All patients received VIDAZA® 75 mg/m2 subcutaneously or IV on days 1 through 7 of every 28-day cycle. Patients in the study group also received VENCLEXTA® 100 mg orally on day 1 and 200 mg on day 2 and target dose of 400 mg on day 3, and continued daily until day 28 during cycle 1, to mitigate Tumor Lysis Syndrome. The dose of VENCLEXTA® was initiated at 400 mg daily in all subsequent 28-day cycles. In the control group, a matching placebo was administered orally, once daily, in 28-day cycles. The median patient age was 76 years. Secondary AML was reported in 25% of the patients in the VIDAZA® plus VENCLEXTA® group and in 24% of the patients in the control group, and poor cytogenetic risk was reported in 36% and 39%, respectively. All the patients were hospitalized on or before day 1 of cycle 1 and for at least 24 hours after receiving the final dose of VENCLEXTA®, in order to receive prophylaxis against the Tumor Lysis Syndrome and for monitoring. The Primary endpoint was Overall Survival (OS). The Secondary end points included Complete Remission (CR) rates, composite Complete Remission (Complete Remission or Complete Remission with incomplete hematologic recovery), RBC and platelet transfusion independence, and Quality of Life according to Patient-Reported Outcomes.

At a median follow up of 20.5 months, the median OS was 14.7 months in the VIDAZA® plus VENCLEXTA® group versus 9.6 months in the VIDAZA® plus placebo group (HR=0.66; P<0.001). VIDAZA® plus VENCLEXTA® combination resulted in a CR rate of 36.7% versus 17.9%; P<0.001 and composite CR of 66.4% versus 28.3%; P<0.001, when compared to the control regimen. Most responses were seen after the first 28-day cycle. The median time to first response was 1.3 versus and 2.8 months respectively, duration of CR was 17.5 months versus 13.3 months and median duration of composite CR was 17.5 months in the VIDAZA® plus VENCLEXTA® group and 13.4 months in the control group. RBC transfusion independence occurred in 59.8% of the patients in the VIDAZA® plus VENCLEXTA® group and in 35.2% of those in the control group (P<0.001), and platelet transfusion independence occurred in 68.5% and 49.7% (P<0.001), respectively. The benefits with VIDAZA® plus VENCLEXTA® were noted in almost all molecular subgroups compared to the control regimen. The response rates were highest among patients with FLT3 mutations (72.4% versus 36.4%, P=0.02) and those with IDH1 or IDH2 mutations (75.4 % versus 10.7%, P<0.001), respectively. The incidence of febrile neutropenia was higher in the VIDAZA® plus VENCLEXTA® group than in the control group. Infections of any grade occurred in 85% of the patients in the VIDAZA® plus VENCLEXTA® group and in 67% of those in the control group, and serious Adverse Events occurred in 83% and 73%, respectively.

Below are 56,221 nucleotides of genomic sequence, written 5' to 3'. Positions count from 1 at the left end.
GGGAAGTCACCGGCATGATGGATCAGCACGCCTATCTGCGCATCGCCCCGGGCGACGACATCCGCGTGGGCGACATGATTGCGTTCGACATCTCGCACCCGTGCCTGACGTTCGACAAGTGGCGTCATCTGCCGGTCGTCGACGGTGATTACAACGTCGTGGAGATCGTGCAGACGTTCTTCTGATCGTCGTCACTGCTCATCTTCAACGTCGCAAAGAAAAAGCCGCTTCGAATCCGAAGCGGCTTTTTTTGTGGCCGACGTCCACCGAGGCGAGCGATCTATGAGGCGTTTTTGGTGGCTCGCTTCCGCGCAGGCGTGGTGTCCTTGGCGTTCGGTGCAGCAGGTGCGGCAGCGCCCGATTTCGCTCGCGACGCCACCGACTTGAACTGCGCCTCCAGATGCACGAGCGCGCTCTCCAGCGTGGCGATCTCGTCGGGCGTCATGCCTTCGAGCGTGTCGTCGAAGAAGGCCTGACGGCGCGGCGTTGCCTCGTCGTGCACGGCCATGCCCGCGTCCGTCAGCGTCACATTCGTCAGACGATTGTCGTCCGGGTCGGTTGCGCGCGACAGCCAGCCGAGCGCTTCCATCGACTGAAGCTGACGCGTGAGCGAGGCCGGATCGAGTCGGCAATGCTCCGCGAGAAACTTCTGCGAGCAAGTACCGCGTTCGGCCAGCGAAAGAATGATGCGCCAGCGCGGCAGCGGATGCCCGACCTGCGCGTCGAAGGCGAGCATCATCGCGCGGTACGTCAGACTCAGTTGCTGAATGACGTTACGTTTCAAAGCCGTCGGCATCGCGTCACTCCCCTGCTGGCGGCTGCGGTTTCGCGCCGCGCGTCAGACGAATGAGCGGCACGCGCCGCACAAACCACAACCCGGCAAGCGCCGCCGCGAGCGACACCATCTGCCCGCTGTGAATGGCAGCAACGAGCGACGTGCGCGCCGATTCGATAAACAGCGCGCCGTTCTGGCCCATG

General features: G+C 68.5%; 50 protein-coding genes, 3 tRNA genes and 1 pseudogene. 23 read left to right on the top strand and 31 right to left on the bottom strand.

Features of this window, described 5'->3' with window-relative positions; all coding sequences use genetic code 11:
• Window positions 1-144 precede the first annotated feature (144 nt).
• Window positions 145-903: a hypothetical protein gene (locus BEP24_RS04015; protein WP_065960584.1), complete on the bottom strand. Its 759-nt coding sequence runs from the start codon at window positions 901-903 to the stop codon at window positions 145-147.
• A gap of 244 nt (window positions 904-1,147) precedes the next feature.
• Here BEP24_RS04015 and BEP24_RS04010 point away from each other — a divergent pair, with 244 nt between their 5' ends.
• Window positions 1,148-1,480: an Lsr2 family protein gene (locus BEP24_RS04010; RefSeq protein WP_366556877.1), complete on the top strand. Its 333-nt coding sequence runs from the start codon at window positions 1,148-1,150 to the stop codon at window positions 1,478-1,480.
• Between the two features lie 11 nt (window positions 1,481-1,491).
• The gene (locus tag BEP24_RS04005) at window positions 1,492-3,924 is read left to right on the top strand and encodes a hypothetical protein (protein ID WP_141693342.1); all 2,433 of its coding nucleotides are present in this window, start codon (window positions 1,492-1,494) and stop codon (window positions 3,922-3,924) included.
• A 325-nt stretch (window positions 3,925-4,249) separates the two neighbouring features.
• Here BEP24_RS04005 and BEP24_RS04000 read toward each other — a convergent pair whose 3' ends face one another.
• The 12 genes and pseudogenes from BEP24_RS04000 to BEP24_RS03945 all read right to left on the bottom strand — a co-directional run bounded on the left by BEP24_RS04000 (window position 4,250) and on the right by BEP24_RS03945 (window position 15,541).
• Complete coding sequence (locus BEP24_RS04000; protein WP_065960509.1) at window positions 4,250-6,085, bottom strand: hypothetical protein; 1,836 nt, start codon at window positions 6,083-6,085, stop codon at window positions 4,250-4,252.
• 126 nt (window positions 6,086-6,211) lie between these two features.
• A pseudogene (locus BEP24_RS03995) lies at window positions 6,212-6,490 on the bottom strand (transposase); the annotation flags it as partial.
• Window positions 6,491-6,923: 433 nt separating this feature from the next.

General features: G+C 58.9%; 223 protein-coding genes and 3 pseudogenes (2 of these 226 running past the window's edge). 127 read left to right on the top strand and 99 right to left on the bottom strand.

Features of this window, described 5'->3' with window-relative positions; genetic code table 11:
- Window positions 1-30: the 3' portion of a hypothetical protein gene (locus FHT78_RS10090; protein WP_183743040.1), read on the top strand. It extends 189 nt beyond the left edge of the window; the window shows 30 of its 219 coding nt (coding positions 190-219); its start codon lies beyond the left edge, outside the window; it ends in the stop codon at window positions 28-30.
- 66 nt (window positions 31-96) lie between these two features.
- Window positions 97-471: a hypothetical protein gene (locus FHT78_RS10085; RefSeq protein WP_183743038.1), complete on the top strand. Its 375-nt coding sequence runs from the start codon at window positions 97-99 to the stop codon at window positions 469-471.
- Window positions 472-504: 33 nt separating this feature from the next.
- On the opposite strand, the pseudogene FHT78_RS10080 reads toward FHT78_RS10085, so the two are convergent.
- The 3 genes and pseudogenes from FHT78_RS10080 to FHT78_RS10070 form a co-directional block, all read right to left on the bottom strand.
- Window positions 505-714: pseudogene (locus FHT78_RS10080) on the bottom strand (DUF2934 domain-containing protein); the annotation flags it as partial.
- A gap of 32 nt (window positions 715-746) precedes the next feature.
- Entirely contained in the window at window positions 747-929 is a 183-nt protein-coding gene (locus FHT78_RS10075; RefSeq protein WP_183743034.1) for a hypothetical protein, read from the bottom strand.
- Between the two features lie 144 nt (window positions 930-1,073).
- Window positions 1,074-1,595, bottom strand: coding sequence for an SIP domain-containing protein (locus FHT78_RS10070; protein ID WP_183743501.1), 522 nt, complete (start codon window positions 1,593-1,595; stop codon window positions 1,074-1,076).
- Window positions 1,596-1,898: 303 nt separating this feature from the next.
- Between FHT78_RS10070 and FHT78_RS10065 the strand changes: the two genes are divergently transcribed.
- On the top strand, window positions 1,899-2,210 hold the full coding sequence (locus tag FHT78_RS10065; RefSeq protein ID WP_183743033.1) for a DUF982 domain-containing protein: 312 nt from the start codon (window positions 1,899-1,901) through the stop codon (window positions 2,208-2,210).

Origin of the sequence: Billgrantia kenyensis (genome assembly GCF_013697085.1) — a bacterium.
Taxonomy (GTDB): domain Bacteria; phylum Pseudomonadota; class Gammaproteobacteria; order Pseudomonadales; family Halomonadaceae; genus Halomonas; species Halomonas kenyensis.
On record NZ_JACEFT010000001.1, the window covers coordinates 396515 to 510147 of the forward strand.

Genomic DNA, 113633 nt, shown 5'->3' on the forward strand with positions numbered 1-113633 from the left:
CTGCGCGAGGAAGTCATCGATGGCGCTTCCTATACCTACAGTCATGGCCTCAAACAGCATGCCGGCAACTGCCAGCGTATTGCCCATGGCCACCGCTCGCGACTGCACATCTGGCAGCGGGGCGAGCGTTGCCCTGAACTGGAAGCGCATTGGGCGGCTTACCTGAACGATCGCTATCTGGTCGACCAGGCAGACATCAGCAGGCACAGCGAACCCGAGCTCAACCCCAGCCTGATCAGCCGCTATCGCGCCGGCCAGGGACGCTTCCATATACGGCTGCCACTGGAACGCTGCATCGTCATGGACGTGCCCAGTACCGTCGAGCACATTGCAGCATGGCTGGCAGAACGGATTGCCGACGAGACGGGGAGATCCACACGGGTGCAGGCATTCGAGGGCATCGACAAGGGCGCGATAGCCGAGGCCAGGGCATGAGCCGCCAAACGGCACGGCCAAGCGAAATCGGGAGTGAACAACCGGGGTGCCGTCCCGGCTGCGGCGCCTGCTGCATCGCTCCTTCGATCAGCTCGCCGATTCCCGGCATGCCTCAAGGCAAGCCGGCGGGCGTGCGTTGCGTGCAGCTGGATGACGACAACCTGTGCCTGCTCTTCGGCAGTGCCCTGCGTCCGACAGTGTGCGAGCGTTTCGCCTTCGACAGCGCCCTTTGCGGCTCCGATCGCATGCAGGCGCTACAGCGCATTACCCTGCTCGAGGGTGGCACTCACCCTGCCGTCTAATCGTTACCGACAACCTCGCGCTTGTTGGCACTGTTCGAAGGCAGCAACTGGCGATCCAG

It was concluded that among previously untreated patients with AML who were ineligible for intensive chemotherapy, those who received VIDAZA® plus VENCLEXTA® had significantly longer Overall Survival and higher remission rates, compared to those who received VIDAZA® alone. Whether VIDAZA® plus VENCLEXTA® will replace conventional induction chemotherapy for AML, remains to be seen.

Azacitidine and Venetoclax in Previously Untreated Acute Myeloid Leukemia. DiNardo CD, Jonas BA, Pullarkat V, et al. N Engl J Med 2020; 383:617-629

IDHIFA® plus VIDAZA® Significantly Improves Complete Remission and Overall Response in Newly Diagnosed IDH2-Mutated AML

SUMMARY: The American Cancer Society estimates that in 2019, 21,450 new cases of Acute Myeloid Leukemia (AML) will be diagnosed in the United States and 10,920 patients will die of the disease. AML can be considered as a group of heterogeneous diseases with different clinical behavior and outcomes. A significant percentage of patients with newly diagnosed AML are not candidates for intensive chemotherapy. Even with the best available therapies, the 5 year Overall Survival in patients 65 years of age or older is less than 5%. Cytogenetic analysis has been part of routine evaluation when caring for patients with AML. By predicting resistance to therapy, tumor cytogenetics will stratify patients, based on risk and help manage them accordingly. Even though cytotoxic chemotherapy may lead to long term remission and cure in a minority of patients with favorable cytogenetics, patients with high risk features such as unfavorable cytogenetics, molecular abnormalities, prior myelodysplasia and advanced age, have poor outcomes with conventional chemotherapy alone. More importantly, with the understanding of molecular pathology of AML, personalized and targeted therapies are becoming an important part of the AML treatment armamentarium.